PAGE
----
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GARFIELD CLASSICS takes us back to the beginning to remind us why we fell in love with the lazy, cynical orange cat who loves lasagna, coffee, and his remote control.

Garfield Classics

Jim Davis

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Stone Soup Classics takes you back to where it all began! Relive the heartwarming, hilarious and relatable family adventures of the Stone clan as we jump back in time and restart the comic strip from the very beginning.

Stone Soup Classics

Jan Eliot

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Follow Johnny Hart’s classic strip, B.C., from its humble beginnings in 1958! Join the original five (B.C., Peter, Wiley, Clumsy and Thor) as they discover fire, befriend dinosaurs, try to figure out women and make a new friend, Curls.

Back to B.C.

Johnny Hart

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Ashleigh Brilliant's POT-SHOTS are illustrated epigrams, never longer than 17 words. They are written in very simple English, so as to be easily translatable into other languages. In the process of creation, the words always come first, and (as is not the case with "cartoons"), they are capable of standing alone without requiring any illustration. But the illustrations add a special dimension to the finished product. They should be appropriate, but not too literal – more in the nature of commentary than of direct depiction, which makes creating and/or selecting illustrations one of the hardest parts of the work. There is no cast of characters, and the range of subject matter is virtually unlimited. Originality is considered an essential factor. What is said must be really worth saying, but, as far as possible, never actually have been said before. There can be humor, profundity, poignancy, whimsy or a combination of all these. Another criterion is that the material should have lasting value and be capable of being appreciated in other times and other cultures. Because of this stricture, there can be no rhyme, no rhythm, no puns, no idioms – in fact, none of the conventional wordplay that makes writing short expressions fun and easy. There can also be no intentional topical references. POT-SHOTS have appeared in many forms, with and without the original graphics, but their debut on GoComics is a totally new adventure.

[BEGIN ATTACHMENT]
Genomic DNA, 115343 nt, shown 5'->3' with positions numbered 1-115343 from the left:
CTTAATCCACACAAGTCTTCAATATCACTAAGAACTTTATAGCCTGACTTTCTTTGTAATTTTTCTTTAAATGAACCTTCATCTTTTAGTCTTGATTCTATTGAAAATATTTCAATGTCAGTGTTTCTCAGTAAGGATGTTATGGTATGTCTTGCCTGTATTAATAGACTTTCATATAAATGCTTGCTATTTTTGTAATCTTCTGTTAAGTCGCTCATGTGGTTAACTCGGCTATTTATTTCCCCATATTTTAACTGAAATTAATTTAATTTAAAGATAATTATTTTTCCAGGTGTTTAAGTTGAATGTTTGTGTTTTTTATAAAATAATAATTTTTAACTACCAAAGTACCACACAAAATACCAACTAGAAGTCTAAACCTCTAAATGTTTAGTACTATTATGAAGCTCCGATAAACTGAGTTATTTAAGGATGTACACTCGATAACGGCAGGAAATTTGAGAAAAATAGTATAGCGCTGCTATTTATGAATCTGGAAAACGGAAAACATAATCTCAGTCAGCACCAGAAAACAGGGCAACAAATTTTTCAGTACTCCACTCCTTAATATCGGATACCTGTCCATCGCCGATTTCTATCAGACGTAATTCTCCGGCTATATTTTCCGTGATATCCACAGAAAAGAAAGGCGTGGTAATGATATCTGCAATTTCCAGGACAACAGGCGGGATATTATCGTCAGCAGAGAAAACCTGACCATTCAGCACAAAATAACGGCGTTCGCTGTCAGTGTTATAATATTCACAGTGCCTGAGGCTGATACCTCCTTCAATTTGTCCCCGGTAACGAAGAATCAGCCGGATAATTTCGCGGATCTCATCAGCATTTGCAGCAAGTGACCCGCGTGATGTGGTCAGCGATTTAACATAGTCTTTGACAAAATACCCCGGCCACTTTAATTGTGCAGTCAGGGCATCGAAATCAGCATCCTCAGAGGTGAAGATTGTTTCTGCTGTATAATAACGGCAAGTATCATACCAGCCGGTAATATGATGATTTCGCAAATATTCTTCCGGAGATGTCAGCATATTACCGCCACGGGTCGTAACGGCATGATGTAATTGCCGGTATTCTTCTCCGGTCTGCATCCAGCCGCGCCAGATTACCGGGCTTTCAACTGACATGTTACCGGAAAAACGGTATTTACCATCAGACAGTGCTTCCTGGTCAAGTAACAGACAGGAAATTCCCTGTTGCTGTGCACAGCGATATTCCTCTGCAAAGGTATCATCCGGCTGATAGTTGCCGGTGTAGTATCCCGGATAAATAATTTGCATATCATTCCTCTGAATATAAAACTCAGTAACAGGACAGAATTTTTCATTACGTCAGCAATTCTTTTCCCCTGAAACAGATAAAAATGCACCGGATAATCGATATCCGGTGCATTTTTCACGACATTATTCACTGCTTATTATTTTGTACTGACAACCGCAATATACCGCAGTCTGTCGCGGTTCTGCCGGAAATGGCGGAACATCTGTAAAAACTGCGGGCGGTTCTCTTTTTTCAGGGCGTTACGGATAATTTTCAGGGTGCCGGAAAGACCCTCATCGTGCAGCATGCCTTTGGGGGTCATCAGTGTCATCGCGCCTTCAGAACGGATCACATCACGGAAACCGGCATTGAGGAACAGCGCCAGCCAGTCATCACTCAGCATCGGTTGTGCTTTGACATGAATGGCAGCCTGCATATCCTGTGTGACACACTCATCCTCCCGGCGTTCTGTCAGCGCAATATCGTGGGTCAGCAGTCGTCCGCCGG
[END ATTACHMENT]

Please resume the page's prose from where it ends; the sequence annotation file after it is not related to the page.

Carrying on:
Pot-Shots

Ashleigh Brilliant

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Set the flux capacitor for 1955 as we journey back in time to the Golden Age of Ernie Bushmiller’s Nancy! By this time, Bushmiller had been drawing Nancy for well over twenty years and had honed the strip’s formula for success to a fine edge. Put on your poodle skirt and your bobby sox and join Nancy, Sluggo and Aunt Fritzi on their daily journey through the hilarious (with an occasional side trip to the surreal)!

Nancy Classics

Ernie Bushmiller

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Take a seat and enjoy Big Nate from the beginning! Restarted here from the very first strip, Big Nate: First Class chronicles the humor and misadventures of 11-year-old Nate Wright — sixth-grade renaissance man, self-described genius, and the all-time record holder for most detentions in school history. Nate's inventive schemes and delusions of grandeur might make his classmates, teachers and family members roll their eyes, but they're a blast to read for fans of all ages.